Source: Psychiatr News - Category: Psychiatry Tags: alcohol CDC drug overdose Heidi Schoomaker Howard K. Koh JAMA Mental Health Parity and Addiction Equity Act of 2008 middle-aged adults Steven Woolf suicide U.S. life expectancy young adults Source Type: research
Ryan R. Kelly1,2†, Lindsay T. McDonald1,2†, Nathaniel R. Jensen1,2, Sara J. Sidles1,2 and Amanda C. LaRue1,2* 1Research Services, Ralph H. Johnson VA Medical Center, Charleston, SC, United States 2Department of Pathology and Laboratory Medicine, Medical University of South Carolina, Charleston, SC, United States The significant biochemical and physiological effects of psychological stress are beginning to be recognized as exacerbating common diseases, including osteoporosis. This review discusses the current evidence for psychological stress-associated mental health disorders as risk factors for os...
Source: Frontiers in Psychiatry - Category: Psychiatry Source Type: research
What is a Crystal Meth Addiction? Crystal meth is the name for the street drug crystal methamphetamine. Crystal meth can also be known as ice or glass, and it can be either snorted, smoked or dissolved and injected. It is a very strong and highly addictive drug. It affects the central nervous system, and crystal meth addiction has dangerous life-threatening effects. Understanding Crystal Meth Crystal meth is a man-made stimulant drug that has no legal use. It is made with methamphetamine, pseudoephedrine and a combination of other chemicals. Methamphetamine has been around for a long time, originally created to keep soldie...
Source: Cliffside Malibu - Category: Addiction Authors: Tags: Addiction Drug Treatment Methamphetamines Substance Abuse crystal methamphetamine meth addiction Source Type: blogs
Dallas Fire-Rescue Medical Director Marshal Isaacs, MD, calls them "prime numbers." He’s referring not only to drug-seekers—although many of them belong to the population of patients who "fall off the grid" in between encounters with the healthcare system, and therefore pose a major challenge to being tracked over time. These patients can be transients or migrant workers; they can be living in short-stay accommodations like motels, and therefore moving frequently around a region; they can be suffering from mental illness or addiction and moving among rehabilitation centers; or they...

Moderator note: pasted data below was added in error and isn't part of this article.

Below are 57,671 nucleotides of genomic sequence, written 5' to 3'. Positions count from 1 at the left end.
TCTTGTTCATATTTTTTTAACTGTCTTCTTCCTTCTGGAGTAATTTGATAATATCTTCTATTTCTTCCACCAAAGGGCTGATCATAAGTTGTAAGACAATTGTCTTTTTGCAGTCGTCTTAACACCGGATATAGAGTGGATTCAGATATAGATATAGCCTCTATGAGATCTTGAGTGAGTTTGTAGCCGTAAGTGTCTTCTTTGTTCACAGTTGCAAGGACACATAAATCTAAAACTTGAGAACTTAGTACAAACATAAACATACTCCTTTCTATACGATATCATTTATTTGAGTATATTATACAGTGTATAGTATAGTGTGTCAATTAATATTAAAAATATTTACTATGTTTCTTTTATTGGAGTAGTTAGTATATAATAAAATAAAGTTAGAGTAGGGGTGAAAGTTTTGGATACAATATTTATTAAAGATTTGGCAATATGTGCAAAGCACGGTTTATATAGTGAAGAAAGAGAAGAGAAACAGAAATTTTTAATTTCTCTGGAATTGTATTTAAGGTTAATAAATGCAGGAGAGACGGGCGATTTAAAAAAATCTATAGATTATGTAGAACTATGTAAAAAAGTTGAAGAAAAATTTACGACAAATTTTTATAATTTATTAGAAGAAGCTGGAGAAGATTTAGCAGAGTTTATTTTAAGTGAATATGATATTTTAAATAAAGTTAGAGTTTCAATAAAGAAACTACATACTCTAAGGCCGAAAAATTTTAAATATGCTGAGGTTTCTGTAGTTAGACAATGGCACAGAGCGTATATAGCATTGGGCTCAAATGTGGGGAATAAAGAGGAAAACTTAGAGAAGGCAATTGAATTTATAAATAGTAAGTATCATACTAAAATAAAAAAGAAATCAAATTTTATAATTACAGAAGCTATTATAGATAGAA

Source: JEMS Special Topics - Category: Emergency Medicine Authors: Tags: Exclusive Articles Documentation & Patient Care Reporting Columns Source Type: news
Prescription opioid use has increased significantly over the past 25 years due to a number of factors including efforts to help patients struggling to cope with pain, overprescribing by providers and marketing by pharmaceutical companies. However, opioids provide euphoria as well as analgesia [1]. This euphoria coupled with iatrogenic physical dependence and addictive qualities has contributed to an epidemic of opioid abuse, addiction and overdose [2]. The increased use of opioids for treating non-cancer chronic pain and the increased use of higher-dose and higher bioavailability formulations has added to what the Centers ...
Source: Surgery for Obesity and Related Diseases - Category: Surgery Authors: Source Type: research
(Johns Hopkins University Bloomberg School of Public Health) With US life expectancy now on the decline for two consecutive years, the Bloomberg American Health Initiative is releasing a supplement to Public Health Reports, the scholarly journal of the US Surgeon General. The supplement includes a series of special articles addressing five of the most complex and urgent health challenges facing the United States, specifically: addiction and overdose, violence, obesity and the food system, environmental challenges, and risks to adolescent health.
Source: EurekAlert! - Medicine and Health - Category: International Medicine & Public Health Source Type: news